Poznan (Poznań) was one of the cities I had been planning on visiting for a while. What I hadn’t realised was the fact that the cathedral is on an island, which is aptly known as Cathedral Island or Ostrów Tumski in Polish. As that seemed a little unusual to me at the time, with the cathedral’s history, and the fact that this is the oldest part of Poznan, it is this week’s Foto Friday.
The history of this cathedral dates back to the 10th century, which was at the beginning of Christianity in Poland. It was all down to Duke Mieszko I and King Boleslaus the Brave who wanted to build a state. On the site of Cathedral Island, as we call it today, they built a settlement in order to protect this new country. This was the location of the first cathedral in Poland.
In order to protect the country, the Polish monarchy used to move around the country. Because of that, the capital city rotated depending on where the king was at the time, and Poznan was one of those rotating capital cities. The palace, which was built on this site, was used up until the 18th century. After that, it was abandoned and subsequently fell into ruin. It wasn’t until 1999 that it was rediscovered. Apparently, the palace is still buried.
During the Partition of Poland in the 19th century, the cathedral helped to preserve Poland’s national identity, which was obviously very important. Like many buildings, the cathedral was destroyed during the Second World War. Strangely, that turned out to be beneficial because they discovered remnants of the original cathedral, and the tombs of Poland’s first rulers.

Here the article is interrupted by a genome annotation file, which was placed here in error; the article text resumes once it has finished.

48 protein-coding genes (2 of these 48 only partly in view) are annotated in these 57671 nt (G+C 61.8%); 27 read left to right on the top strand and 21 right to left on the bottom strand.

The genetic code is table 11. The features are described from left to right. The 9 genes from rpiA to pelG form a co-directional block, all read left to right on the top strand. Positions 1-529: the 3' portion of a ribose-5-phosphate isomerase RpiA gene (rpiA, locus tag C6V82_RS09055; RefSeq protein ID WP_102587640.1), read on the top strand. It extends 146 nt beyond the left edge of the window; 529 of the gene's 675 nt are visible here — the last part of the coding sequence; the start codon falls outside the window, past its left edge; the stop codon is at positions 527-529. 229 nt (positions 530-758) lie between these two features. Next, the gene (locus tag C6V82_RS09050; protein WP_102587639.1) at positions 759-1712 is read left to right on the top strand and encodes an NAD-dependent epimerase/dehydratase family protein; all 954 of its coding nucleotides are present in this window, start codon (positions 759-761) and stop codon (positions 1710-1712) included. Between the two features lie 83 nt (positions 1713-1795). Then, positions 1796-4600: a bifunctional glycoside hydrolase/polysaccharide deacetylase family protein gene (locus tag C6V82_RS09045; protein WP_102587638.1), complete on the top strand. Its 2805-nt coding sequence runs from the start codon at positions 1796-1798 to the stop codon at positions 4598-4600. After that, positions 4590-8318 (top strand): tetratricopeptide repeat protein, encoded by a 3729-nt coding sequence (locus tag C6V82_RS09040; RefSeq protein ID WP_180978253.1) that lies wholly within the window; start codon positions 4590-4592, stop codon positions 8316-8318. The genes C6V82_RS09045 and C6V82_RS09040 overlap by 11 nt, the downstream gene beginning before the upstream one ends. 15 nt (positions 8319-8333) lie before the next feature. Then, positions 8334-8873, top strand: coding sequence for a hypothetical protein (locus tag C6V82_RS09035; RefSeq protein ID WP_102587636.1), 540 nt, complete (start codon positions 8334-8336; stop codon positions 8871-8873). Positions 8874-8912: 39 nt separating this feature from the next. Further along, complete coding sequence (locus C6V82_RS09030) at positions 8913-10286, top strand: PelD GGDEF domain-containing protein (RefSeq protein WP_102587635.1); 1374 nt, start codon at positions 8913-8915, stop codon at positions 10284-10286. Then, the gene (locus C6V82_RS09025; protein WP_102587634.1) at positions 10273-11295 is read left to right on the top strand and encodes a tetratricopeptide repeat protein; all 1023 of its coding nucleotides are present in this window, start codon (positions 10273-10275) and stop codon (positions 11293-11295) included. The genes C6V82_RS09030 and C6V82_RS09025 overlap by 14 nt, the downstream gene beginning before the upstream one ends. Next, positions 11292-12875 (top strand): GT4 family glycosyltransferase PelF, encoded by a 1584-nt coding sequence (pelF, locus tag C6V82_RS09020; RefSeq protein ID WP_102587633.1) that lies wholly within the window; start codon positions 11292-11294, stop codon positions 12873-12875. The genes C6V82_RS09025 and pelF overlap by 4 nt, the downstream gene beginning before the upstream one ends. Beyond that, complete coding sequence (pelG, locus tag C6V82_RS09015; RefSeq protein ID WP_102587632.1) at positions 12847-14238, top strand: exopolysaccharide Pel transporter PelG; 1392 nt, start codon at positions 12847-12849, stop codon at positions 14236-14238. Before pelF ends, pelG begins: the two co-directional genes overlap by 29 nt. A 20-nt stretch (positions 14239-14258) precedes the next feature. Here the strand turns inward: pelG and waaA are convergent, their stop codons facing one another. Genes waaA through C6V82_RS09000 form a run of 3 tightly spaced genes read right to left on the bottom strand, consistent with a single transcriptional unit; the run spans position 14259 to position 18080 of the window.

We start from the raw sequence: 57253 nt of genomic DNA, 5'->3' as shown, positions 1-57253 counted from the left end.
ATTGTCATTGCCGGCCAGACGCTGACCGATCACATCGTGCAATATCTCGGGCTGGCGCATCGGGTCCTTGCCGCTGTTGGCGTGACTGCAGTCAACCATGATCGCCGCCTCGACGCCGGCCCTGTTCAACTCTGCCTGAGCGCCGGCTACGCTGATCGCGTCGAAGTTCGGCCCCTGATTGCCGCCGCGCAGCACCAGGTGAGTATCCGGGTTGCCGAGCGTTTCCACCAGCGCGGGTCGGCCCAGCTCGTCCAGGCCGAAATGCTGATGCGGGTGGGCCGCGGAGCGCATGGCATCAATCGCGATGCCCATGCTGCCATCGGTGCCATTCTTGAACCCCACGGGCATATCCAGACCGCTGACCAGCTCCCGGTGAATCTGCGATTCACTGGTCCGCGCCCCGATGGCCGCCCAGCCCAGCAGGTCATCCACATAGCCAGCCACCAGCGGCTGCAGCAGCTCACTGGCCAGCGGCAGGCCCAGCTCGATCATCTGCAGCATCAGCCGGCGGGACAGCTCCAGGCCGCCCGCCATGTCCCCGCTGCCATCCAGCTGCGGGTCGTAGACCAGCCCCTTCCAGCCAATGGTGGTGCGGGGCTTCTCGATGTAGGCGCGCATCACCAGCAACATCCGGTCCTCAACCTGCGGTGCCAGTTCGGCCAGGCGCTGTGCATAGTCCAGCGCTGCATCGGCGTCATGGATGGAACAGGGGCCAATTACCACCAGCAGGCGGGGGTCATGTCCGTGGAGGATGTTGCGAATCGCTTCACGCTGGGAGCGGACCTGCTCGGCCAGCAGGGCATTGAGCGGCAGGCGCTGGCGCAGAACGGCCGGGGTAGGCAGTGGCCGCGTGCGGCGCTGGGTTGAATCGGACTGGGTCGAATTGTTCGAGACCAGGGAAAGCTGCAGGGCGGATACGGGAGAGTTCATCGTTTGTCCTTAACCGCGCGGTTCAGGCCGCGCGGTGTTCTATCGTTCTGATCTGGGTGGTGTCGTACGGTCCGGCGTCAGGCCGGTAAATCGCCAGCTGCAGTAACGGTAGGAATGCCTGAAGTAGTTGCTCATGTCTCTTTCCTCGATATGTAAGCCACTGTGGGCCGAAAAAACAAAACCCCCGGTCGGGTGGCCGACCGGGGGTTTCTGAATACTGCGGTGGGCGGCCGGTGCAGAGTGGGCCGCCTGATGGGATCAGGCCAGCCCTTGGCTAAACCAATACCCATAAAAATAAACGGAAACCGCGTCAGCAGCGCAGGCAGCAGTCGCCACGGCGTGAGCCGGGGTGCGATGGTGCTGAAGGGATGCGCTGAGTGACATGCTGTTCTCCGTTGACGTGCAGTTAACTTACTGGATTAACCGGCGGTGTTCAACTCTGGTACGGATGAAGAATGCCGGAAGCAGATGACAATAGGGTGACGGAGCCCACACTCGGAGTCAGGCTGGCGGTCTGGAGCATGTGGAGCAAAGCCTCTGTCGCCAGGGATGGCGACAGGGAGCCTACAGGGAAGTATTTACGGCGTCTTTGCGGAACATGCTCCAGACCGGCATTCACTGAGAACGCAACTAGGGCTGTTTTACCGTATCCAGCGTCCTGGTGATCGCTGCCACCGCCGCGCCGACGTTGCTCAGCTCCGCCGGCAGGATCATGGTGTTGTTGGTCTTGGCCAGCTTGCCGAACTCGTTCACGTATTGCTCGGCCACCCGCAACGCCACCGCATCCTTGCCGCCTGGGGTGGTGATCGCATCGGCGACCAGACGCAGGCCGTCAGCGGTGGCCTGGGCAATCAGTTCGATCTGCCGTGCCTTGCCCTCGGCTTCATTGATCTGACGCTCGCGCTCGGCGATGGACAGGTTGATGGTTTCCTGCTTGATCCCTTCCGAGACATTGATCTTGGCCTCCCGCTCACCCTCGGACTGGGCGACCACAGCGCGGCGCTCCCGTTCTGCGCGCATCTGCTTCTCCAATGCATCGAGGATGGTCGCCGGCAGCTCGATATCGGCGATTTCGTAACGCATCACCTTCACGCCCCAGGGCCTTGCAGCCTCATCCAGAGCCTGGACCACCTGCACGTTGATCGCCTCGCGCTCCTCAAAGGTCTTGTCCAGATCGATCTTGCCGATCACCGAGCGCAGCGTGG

Although you don’t get the full view of the cathedral in this photo, I love the composition as well as the seagulls flying around, which is unusual for photos of cathedrals. I took this photo on the other side of the love lock bridge beside Porto Posnania, a multimedia centre dedicated to telling the story of Cathedral Island.
Cathedral Island is a bit of a walk from the centre, but it’s worth it because this is the oldest part of Poznan, and there is so much history attached to it. It really would be a shame to miss it. You can pay to have an audio guide to walk around the island. I didn’t do that, but a local who did told me it was worth it.
TIP: I was told by a local that the children’s version of the audio is better because you are set challenges, which makes the audio guide more fun.
Have your say
Have you been to Poznan Cathedral? Did you use an audio guide? If so, what did you think of it?